How You Can Profit From the Biggest Deal in Fintech

This payment giant is in the headlines – and for a good reason.

MasterCard (MA) just closed a massive deal.

What’s happening?

MasterCard is one of the largest financial services companies in the world.

And they just got bigger.

MA recently announced that it was buying fintech firm Finicity for $825 million.

Finicity is a data aggregator that helps companies make faster consumer financial decisions.

They focus on things like credit decisions, financial transaction data, and account verification.

MasterCard has been going through a significant shift in the last few years, focusing on technology that offers assistance with making faster and better decisions.

Now, an $825 million deal isn’t a massive deal when it comes to a company the size of MasterCard.

But that’s not what’s important.

The message is.

Where’s the money?

Like I said above, the price sticker on this deal isn’t what caught my attention.

But the meaning behind this deal is priceless.

You see, this deal is a significant indication of the direction that MA is pushing towards.

And truthfully, I like the trajectory the company is one right now.

I also like the performance the stock has given over 2020.

Mastercard is posting some rare numbers…

It’s one of the top 29% of the S&P 500 that are up since the beginning of 2020.

And when you look back at previous investing environments plagued by a crisis like we’re seeing now, stocks with positive six-month relative strength saw a 78.4% chance of delivering a nice return in the months to come.

So, needless to say, MA has caught my eye…

How can I get some?

What MA is offering is something we haven’t seen much of this year: stability

So, I’m looking at getting a piece of this company as it continues to move in a direction that I think will be received well by investors in the future.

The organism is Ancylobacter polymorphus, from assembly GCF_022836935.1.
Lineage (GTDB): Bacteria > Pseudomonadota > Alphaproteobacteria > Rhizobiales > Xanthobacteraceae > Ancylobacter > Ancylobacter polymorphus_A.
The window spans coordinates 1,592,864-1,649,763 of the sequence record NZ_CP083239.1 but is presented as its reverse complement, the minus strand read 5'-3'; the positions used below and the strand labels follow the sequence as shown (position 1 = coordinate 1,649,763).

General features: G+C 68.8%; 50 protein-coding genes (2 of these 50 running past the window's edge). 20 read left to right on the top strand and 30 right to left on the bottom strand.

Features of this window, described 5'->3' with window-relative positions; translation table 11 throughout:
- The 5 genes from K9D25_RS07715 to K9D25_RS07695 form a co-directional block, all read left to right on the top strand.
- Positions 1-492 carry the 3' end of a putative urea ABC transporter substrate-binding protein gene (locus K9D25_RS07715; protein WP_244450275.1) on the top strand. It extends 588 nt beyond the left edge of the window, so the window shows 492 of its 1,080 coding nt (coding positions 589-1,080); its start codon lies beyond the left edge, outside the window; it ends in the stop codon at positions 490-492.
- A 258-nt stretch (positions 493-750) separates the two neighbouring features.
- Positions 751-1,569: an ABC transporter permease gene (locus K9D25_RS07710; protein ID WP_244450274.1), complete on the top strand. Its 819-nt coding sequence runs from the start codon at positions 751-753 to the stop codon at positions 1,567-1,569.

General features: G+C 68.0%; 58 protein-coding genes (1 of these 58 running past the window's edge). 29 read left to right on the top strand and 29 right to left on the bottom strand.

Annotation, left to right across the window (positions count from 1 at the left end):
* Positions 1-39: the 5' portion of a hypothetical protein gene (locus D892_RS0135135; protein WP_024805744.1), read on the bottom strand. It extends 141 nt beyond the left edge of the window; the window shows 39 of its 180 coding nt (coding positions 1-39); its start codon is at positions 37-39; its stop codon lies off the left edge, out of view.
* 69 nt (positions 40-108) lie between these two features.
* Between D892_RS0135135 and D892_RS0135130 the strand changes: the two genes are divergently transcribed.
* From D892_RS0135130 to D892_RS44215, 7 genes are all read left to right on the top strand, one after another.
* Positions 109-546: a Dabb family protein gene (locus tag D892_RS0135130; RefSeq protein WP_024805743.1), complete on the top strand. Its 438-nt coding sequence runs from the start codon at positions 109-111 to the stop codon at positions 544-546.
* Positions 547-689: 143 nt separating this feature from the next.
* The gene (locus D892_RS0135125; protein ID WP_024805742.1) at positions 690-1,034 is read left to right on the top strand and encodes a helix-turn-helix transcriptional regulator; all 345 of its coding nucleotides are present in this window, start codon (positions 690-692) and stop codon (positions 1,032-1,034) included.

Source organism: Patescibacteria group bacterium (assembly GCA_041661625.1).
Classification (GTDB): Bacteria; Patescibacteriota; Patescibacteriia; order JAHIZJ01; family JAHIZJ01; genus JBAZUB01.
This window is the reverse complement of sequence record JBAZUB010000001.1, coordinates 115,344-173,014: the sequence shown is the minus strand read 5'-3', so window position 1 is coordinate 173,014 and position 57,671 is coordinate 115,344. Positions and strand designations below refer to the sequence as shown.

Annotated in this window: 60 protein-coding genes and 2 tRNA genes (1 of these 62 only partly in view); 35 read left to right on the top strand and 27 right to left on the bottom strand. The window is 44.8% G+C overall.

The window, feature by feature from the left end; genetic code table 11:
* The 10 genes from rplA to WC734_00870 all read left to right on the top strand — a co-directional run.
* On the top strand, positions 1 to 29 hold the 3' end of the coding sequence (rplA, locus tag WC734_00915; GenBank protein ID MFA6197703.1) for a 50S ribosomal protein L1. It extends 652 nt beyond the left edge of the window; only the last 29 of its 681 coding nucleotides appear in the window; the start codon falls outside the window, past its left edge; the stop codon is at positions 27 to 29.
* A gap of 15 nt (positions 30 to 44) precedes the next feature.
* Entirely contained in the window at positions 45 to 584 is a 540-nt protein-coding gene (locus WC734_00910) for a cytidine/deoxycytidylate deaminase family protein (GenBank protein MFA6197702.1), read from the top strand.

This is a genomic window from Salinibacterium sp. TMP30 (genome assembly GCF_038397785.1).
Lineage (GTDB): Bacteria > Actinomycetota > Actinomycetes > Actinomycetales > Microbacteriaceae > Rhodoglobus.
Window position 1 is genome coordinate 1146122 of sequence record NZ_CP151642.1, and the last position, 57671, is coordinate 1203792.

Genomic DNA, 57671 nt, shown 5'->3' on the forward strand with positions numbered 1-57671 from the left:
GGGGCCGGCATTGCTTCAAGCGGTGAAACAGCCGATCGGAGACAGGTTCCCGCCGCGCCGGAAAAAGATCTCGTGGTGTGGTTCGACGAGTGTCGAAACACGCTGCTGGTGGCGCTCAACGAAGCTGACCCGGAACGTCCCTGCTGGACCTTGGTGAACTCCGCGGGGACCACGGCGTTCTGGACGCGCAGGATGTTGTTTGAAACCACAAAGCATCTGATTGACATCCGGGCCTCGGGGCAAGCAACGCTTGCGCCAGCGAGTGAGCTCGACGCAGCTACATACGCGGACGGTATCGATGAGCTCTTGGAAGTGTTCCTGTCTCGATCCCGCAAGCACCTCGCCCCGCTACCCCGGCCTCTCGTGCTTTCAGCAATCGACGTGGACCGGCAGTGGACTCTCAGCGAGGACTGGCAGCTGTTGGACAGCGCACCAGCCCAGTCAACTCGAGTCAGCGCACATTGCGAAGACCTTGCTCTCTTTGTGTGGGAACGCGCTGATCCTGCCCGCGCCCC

And you’ve got two options when it comes to this booming stock.

Buy call options.

Buy stock

With call options, as you know, your profits will come faster – but I would encourage you to shoot for calls with expiration dates far enough out to control your risk.

As far as buying stock, this is one name I feel will continue to move to the upside, so putting your money into the stock could pay off.

And the best part? With either option, you most likely can’t lose.

Because with the numbers MA has been posting, this opportunity is a strong contender, and I’m seeing an excellent size return in the future.

Speaking of stability…

My S.C.A.N. system has continued to prove how powerful my research is despite the uncertainty in the market.

In fact, just today, the subscribers of my newest service, Project 303, were able to secure a 209% gain on DELL in under two days.

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In the Spotlight: This 85-year old vitamin company

GNC, the well-known vitamin and supplement company, has officially filed for bankruptcy.

The company was carrying over $1 billion worth of debt and was struggling with declining sales even before the pandemic hit.

And while the company hoped to refinance, with the national shutdown weighing on the economy, it wasn’t possible to fulfill what they had expected.

GNC will continue operating, but it will be downsizing significantly with the bankruptcy.

The current plan is to close up to 20% of its 5,800 retail stores, which will mean up to 1,200 locations across the United States could see their lights go out.

The hope is that by filing bankruptcy, it will give the company an “opportunity to improve our balance sheet while continuing to advance our business strategy, right-size our corporate store portfolio, and strengthen our brands to protect the long-term sustainability of our company.”

And they will have a little assistance too.

The company obtained $130 million in financing from its largest vendor, vitamin supplier IVC, to help support this restructure, and GNC is aiming to emerge from the bankruptcy by fall.

But with all that said, this is not a name I will be adding to my portfolio.

Because as we’ve talked about before, you don’t dump money into a sinking ship – even if they don’t expect to go all the way underwater.